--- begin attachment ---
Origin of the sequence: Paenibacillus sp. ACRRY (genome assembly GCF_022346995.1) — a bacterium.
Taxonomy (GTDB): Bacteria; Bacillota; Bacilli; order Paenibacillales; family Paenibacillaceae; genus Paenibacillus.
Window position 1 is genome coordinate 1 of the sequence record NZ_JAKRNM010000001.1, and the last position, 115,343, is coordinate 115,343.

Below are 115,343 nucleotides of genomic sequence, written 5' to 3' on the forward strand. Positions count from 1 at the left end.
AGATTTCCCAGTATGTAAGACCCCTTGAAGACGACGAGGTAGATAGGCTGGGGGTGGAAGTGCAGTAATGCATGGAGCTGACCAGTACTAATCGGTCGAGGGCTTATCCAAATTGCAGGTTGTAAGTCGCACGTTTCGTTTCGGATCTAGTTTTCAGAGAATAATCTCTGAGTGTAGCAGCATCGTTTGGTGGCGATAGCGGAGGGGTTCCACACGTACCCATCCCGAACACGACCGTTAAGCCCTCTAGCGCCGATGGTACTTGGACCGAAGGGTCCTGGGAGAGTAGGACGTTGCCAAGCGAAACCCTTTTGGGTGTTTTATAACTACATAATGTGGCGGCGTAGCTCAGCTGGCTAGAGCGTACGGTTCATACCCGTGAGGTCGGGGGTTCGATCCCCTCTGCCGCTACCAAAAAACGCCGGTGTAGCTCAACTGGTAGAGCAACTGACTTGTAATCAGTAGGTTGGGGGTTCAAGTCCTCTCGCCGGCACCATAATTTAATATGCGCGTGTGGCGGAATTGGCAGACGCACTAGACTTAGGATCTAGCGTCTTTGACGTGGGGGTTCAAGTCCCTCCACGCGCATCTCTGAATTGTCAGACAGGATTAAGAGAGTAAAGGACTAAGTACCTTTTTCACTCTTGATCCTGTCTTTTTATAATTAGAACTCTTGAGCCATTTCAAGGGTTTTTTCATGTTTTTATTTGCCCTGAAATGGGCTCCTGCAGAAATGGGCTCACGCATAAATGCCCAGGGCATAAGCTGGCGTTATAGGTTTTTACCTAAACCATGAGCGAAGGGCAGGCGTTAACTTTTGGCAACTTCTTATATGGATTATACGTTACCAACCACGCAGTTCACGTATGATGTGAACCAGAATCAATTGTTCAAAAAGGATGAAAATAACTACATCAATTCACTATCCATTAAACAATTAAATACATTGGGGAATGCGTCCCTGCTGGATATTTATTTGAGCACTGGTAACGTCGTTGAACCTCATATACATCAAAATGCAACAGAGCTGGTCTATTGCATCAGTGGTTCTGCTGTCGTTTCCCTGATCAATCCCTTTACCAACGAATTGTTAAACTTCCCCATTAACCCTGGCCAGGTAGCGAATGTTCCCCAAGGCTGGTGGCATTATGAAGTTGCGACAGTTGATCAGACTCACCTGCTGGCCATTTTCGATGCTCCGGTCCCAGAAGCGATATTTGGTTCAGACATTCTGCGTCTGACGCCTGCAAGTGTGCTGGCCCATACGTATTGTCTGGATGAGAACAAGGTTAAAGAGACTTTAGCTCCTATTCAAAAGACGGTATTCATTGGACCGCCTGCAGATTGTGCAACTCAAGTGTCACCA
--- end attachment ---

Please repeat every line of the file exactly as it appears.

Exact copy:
Origin of the sequence: Paenibacillus sp. ACRRY (genome assembly GCF_022346995.1) — a bacterium.
Taxonomy (GTDB): Bacteria; Bacillota; Bacilli; order Paenibacillales; family Paenibacillaceae; genus Paenibacillus.
Window position 1 is genome coordinate 1 of the sequence record NZ_JAKRNM010000001.1, and the last position, 115,343, is coordinate 115,343.

Below are 115,343 nucleotides of genomic sequence, written 5' to 3' on the forward strand. Positions count from 1 at the left end.
AGATTTCCCAGTATGTAAGACCCCTTGAAGACGACGAGGTAGATAGGCTGGGGGTGGAAGTGCAGTAATGCATGGAGCTGACCAGTACTAATCGGTCGAGGGCTTATCCAAATTGCAGGTTGTAAGTCGCACGTTTCGTTTCGGATCTAGTTTTCAGAGAATAATCTCTGAGTGTAGCAGCATCGTTTGGTGGCGATAGCGGAGGGGTTCCACACGTACCCATCCCGAACACGACCGTTAAGCCCTCTAGCGCCGATGGTACTTGGACCGAAGGGTCCTGGGAGAGTAGGACGTTGCCAAGCGAAACCCTTTTGGGTGTTTTATAACTACATAATGTGGCGGCGTAGCTCAGCTGGCTAGAGCGTACGGTTCATACCCGTGAGGTCGGGGGTTCGATCCCCTCTGCCGCTACCAAAAAACGCCGGTGTAGCTCAACTGGTAGAGCAACTGACTTGTAATCAGTAGGTTGGGGGTTCAAGTCCTCTCGCCGGCACCATAATTTAATATGCGCGTGTGGCGGAATTGGCAGACGCACTAGACTTAGGATCTAGCGTCTTTGACGTGGGGGTTCAAGTCCCTCCACGCGCATCTCTGAATTGTCAGACAGGATTAAGAGAGTAAAGGACTAAGTACCTTTTTCACTCTTGATCCTGTCTTTTTATAATTAGAACTCTTGAGCCATTTCAAGGGTTTTTTCATGTTTTTATTTGCCCTGAAATGGGCTCCTGCAGAAATGGGCTCACGCATAAATGCCCAGGGCATAAGCTGGCGTTATAGGTTTTTACCTAAACCATGAGCGAAGGGCAGGCGTTAACTTTTGGCAACTTCTTATATGGATTATACGTTACCAACCACGCAGTTCACGTATGATGTGAACCAGAATCAATTGTTCAAAAAGGATGAAAATAACTACATCAATTCACTATCCATTAAACAATTAAATACATTGGGGAATGCGTCCCTGCTGGATATTTATTTGAGCACTGGTAACGTCGTTGAACCTCATATACATCAAAATGCAACAGAGCTGGTCTATTGCATCAGTGGTTCTGCTGTCGTTTCCCTGATCAATCCCTTTACCAACGAATTGTTAAACTTCCCCATTAACCCTGGCCAGGTAGCGAATGTTCCCCAAGGCTGGTGGCATTATGAAGTTGCGACAGTTGATCAGACTCACCTGCTGGCCATTTTCGATGCTCCGGTCCCAGAAGCGATATTTGGTTCAGACATTCTGCGTCTGACGCCTGCAAGTGTGCTGGCCCATACGTATTGTCTGGATGAGAACAAGGTTAAAGAGACTTTAGCTCCTATTCAAAAGACGGTATTCATTGGACCGCCTGCAGATTGTGCAACTCAAGTGTCACCA